If we dismiss all men who are violent against women and girls as evil or monsters then we ignore how common this violence is, and refuse to look at how society allows and ignores this violence.

It's too easy to dismiss someone as an 'evil monster'. It's a lot harder to look at the numbers and face up to how we turn our back on victims and survivors - just as we see with the girl's testimony being initially ignored.

sian and crooked rib said...

PS - which is why i very deliberately never use the word 'evil' ;-)

Rebecca said...

Indeed; I also think it's psychologically easier for people to accept "monsters" into their reasoning, than to examine the culture which allows this to happen. We've grown up with narratives about monsters, after all; we rarely grow up with dialogues in schools and the media about the factors involved in violence against women (well especially not in my school anyway!) So I think it's easier to write people off that way, which of course goes hand in hand with victim blaming "there are bad people out there, what was she thinking" etc. I had a horrific example of this on facebook some weeks ago, where a man blamed girls for going to bars showing skin where there are "hammerhead sharks" just waiting for them. It's painful to challenge sometimes x[ eurgh.

I was speaking generally with the evil reference while I was commenting btw; I was keeping in mind the tabloid culture with their "burn the paedos and rapists!" themes. Sorry if it looked like I was metaphorically putting words in your mouth.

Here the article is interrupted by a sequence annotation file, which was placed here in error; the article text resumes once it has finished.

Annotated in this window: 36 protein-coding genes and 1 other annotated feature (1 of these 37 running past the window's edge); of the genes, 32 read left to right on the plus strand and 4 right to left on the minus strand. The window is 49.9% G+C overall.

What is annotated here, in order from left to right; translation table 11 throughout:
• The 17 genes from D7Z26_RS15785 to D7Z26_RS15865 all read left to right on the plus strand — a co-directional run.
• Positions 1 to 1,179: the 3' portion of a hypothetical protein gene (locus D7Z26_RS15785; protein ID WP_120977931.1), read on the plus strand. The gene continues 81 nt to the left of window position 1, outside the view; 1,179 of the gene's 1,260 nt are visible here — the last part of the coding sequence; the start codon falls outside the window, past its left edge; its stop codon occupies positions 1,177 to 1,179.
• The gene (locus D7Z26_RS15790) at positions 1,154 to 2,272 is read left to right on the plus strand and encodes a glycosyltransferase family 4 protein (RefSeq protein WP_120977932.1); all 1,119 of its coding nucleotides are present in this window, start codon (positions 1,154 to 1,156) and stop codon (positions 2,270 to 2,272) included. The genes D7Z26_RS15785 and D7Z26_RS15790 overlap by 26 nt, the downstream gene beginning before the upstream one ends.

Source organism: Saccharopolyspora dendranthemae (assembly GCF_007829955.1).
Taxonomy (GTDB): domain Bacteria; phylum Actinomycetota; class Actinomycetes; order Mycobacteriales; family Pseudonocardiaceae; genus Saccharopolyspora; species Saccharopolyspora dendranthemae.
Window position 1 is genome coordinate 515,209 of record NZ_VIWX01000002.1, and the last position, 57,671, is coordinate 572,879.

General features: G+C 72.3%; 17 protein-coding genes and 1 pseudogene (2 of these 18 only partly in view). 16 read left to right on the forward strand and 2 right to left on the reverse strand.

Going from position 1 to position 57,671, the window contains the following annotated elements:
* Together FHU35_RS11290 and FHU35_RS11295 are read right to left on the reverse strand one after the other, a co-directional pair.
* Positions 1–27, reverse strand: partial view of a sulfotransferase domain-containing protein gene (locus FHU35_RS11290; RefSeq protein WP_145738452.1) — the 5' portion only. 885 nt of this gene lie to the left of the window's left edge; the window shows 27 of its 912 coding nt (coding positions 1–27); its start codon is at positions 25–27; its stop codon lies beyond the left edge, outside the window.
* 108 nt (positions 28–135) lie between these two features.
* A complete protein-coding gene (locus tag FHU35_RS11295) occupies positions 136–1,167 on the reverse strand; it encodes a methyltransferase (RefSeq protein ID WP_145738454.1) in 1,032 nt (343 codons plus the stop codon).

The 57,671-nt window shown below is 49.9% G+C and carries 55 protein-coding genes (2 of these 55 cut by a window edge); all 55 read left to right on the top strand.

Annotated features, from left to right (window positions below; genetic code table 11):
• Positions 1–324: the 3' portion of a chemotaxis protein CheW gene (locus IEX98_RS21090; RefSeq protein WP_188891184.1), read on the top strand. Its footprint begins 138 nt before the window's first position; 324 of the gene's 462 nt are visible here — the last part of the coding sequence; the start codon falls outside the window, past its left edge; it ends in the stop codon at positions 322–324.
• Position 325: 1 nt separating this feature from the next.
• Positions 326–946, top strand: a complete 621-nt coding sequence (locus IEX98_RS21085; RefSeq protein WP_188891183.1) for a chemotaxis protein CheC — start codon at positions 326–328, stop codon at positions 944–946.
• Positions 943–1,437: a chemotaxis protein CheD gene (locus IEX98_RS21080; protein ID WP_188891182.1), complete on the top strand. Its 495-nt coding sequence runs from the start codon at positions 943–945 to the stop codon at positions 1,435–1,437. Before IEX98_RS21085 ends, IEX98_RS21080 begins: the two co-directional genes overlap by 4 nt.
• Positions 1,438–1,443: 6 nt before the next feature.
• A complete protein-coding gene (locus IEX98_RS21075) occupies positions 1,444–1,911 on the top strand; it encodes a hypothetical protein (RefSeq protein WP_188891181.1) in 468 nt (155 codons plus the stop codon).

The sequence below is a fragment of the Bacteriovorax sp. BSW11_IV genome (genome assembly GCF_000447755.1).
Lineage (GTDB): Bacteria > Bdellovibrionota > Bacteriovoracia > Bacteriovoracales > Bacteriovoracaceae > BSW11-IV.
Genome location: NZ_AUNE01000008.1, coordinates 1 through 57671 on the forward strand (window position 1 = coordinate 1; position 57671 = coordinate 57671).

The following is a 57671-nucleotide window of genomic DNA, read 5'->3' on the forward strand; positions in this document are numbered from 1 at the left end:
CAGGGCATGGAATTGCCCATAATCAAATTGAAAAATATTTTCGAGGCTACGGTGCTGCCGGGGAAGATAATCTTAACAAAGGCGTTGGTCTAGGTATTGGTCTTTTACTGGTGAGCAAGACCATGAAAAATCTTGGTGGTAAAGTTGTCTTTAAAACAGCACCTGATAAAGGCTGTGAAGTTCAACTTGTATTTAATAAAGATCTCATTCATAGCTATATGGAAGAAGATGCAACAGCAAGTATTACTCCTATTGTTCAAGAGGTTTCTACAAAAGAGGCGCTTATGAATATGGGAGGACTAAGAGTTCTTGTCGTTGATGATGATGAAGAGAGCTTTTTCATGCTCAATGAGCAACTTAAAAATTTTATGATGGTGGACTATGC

I do personally use evil in extreme occasions, but how and why I won't bore you with in this instance.

sian and crooked rib said...

Absolutely. It puts the emphasis on the victim again, in the way your Facebook example illustrates.

It prevents us having the conversation.

Rebecca said...

It certainly does. In fact I think I'd like to write a post myself about this in the near future, work permitting. You have inspired me! :)


Only reason these men were prosecuted is because Chief of Crown Prosecution Service was replaced by another male who reviewed the case and believed the young woman's charge that a male had subjected her to sexual violence. But issue of pseudo male right of sexual access to any female continues because men learn as boys it is their innate right to sexually coerce/threaten/sexually exploit women and girls. Focus has to be on how men of all ethnicities learn as boys it is their innate right if they choose to subject innumerable women and girls to male sexual violence because male sexual gratification must be obtained irrespective of womens'/girls' right of sexual ownership of their bodies. It is that simple - the fact men do not view women and girls as human but instead view us as dehumanised men's sexual service stations and men know legal system supports this misogynistic belief.

elisa hill said...

The ethnicity of the men does have a bearing on this,because the Authorities were scared to bring them to account because of being accussed of racism,the Judge said that they somehow looked down on the girls because they were from a different race than theirs.These men chose to rape these children, they are responsible for their actions,and the Authorities who hesitated as you have said could have stopped others being raped by listening earlier.

elisa hill said...

It is interesting what Rebecca says about 'monsters', thats the title i gave the story i wrote about what happened to me,in wwwcarewrite.blogspot, will have to re-think that now....

elisa hill said...

In fact the title is 'who's that coming over the hill, is it a monster,is it a monster' you have to scroll down to june to find the story.It was playing on a carnival float going past when i was writing the story!!..
Its easier to think of them as 'monsters' its less scary that way!!! one wants to think that their Dads. brothers, Sons could be that person.....